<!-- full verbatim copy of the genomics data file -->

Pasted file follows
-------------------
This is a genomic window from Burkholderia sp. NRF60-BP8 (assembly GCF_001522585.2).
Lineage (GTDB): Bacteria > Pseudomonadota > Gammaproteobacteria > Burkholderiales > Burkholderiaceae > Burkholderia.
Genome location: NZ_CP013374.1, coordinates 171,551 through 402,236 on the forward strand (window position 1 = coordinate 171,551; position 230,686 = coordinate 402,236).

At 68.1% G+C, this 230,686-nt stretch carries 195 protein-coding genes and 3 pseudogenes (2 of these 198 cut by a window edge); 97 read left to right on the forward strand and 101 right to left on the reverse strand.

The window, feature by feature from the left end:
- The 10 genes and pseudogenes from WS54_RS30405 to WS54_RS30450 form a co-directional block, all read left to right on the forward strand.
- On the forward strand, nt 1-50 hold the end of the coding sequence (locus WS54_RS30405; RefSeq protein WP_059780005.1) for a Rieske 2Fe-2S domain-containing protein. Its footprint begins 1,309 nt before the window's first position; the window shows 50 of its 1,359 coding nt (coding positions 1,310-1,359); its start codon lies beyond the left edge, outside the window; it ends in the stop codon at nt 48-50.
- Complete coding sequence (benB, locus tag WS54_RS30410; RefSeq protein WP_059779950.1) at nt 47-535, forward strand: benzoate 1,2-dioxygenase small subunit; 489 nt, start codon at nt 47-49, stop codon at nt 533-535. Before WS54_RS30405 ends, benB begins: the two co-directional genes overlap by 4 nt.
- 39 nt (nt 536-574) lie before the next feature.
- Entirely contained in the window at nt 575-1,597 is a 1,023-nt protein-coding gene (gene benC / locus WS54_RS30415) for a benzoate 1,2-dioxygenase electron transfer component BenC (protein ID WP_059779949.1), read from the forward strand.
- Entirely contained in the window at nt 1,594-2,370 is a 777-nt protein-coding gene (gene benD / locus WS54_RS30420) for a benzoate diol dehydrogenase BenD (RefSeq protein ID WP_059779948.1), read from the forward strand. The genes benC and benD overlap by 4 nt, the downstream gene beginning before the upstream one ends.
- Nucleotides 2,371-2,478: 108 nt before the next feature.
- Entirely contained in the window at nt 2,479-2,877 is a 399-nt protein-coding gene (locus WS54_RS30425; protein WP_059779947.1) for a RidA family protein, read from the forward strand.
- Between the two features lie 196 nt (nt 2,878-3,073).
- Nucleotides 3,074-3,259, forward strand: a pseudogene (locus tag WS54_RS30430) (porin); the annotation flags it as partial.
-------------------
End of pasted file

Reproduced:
This is a genomic window from Burkholderia sp. NRF60-BP8 (assembly GCF_001522585.2).
Lineage (GTDB): Bacteria > Pseudomonadota > Gammaproteobacteria > Burkholderiales > Burkholderiaceae > Burkholderia.
Genome location: NZ_CP013374.1, coordinates 171,551 through 402,236 on the forward strand (window position 1 = coordinate 171,551; position 230,686 = coordinate 402,236).

At 68.1% G+C, this 230,686-nt stretch carries 195 protein-coding genes and 3 pseudogenes (2 of these 198 cut by a window edge); 97 read left to right on the forward strand and 101 right to left on the reverse strand.

The window, feature by feature from the left end:
- The 10 genes and pseudogenes from WS54_RS30405 to WS54_RS30450 form a co-directional block, all read left to right on the forward strand.
- On the forward strand, nt 1-50 hold the end of the coding sequence (locus WS54_RS30405; RefSeq protein WP_059780005.1) for a Rieske 2Fe-2S domain-containing protein. Its footprint begins 1,309 nt before the window's first position; the window shows 50 of its 1,359 coding nt (coding positions 1,310-1,359); its start codon lies beyond the left edge, outside the window; it ends in the stop codon at nt 48-50.
- Complete coding sequence (benB, locus tag WS54_RS30410; RefSeq protein WP_059779950.1) at nt 47-535, forward strand: benzoate 1,2-dioxygenase small subunit; 489 nt, start codon at nt 47-49, stop codon at nt 533-535. Before WS54_RS30405 ends, benB begins: the two co-directional genes overlap by 4 nt.
- 39 nt (nt 536-574) lie before the next feature.
- Entirely contained in the window at nt 575-1,597 is a 1,023-nt protein-coding gene (gene benC / locus WS54_RS30415) for a benzoate 1,2-dioxygenase electron transfer component BenC (protein ID WP_059779949.1), read from the forward strand.
- Entirely contained in the window at nt 1,594-2,370 is a 777-nt protein-coding gene (gene benD / locus WS54_RS30420) for a benzoate diol dehydrogenase BenD (RefSeq protein ID WP_059779948.1), read from the forward strand. The genes benC and benD overlap by 4 nt, the downstream gene beginning before the upstream one ends.
- Nucleotides 2,371-2,478: 108 nt before the next feature.
- Entirely contained in the window at nt 2,479-2,877 is a 399-nt protein-coding gene (locus WS54_RS30425; protein WP_059779947.1) for a RidA family protein, read from the forward strand.
- Between the two features lie 196 nt (nt 2,878-3,073).
- Nucleotides 3,074-3,259, forward strand: a pseudogene (locus tag WS54_RS30430) (porin); the annotation flags it as partial.